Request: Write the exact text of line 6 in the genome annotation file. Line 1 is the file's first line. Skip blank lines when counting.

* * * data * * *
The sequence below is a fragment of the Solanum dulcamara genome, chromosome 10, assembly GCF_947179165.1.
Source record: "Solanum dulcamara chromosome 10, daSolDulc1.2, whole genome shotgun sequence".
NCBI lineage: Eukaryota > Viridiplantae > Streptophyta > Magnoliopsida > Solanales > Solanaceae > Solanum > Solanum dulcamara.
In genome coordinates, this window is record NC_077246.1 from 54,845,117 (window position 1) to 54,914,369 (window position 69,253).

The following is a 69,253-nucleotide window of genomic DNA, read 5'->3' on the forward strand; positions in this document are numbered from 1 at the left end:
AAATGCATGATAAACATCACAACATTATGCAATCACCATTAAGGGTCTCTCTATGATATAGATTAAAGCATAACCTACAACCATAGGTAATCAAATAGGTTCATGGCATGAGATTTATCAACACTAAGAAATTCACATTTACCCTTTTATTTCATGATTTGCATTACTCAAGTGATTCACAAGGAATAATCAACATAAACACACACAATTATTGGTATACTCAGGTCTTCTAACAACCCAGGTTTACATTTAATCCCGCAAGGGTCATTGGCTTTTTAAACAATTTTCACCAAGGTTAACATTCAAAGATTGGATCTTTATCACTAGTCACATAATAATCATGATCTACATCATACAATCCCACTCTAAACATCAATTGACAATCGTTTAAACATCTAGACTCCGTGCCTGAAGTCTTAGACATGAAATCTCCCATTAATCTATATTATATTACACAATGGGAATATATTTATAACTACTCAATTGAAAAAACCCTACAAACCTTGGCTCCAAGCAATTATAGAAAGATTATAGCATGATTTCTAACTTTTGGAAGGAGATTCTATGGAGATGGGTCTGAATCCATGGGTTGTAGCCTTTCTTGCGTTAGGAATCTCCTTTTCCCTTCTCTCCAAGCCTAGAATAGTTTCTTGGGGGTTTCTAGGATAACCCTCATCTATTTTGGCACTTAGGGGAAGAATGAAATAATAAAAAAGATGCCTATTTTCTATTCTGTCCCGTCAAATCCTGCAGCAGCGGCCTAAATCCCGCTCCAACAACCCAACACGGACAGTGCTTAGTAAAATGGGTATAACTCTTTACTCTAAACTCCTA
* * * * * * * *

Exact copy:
AAATGCATGATAAACATCACAACATTATGCAATCACCATTAAGGGTCTCTCTATGATATAGATTAAAGCATAACCTACAACCATAGGTAATCAAATAGGTTCATGGCATGAGATTTATCAACACTAAGAAATTCACATTTACCCTTTTATTTCATGATTTGCATTACTCAAGTGATTCACAAGGAATAATCAACATAAACACACACAATTATTGGTATACTCAGGTCTTCTAACAACCCAGGTTTACATTTAATCCCGCAAGGGTCATTGGCTTTTTAAACAATTTTCACCAAGGTTAACATTCAAAGATTGGATCTTTATCACTAGTCACATAATAATCATGATCTACATCATACAATCCCACTCTAAACATCAATTGACAATCGTTTAAACATCTAGACTCCGTGCCTGAAGTCTTAGACATGAAATCTCCCATTAATCTATATTATATTACACAATGGGAATATATTTATAACTACTCAATTGAAAAAACCCTACAAACCTTGGCTCCAAGCAATTATAGAAAGATTATAGCATGATTTCTAACTTTTGGAAGGAGATTCTATGGAGATGGGTCTGAATCCATGGGTTGTAGCCTTTCTTGCGTTAGGAATCTCCTTTTCCCTTCTCTCCAAGCCTAGAATAGTTTCTTGGGGGTTTCTAGGATAACCCTCATCTATTTTGGCACTTAGGGGAAGAATGAAATAATAAAAAAGATGCCTATTTTCTATTCTGTCCCGTCAAATCCTGCAGCAGCGGCCTAAATCCCGCTCCAACAACCCAACACGGACAGTGCTTAGTAAAATGGGTATAACTCTTTACTCTAAACTCCTA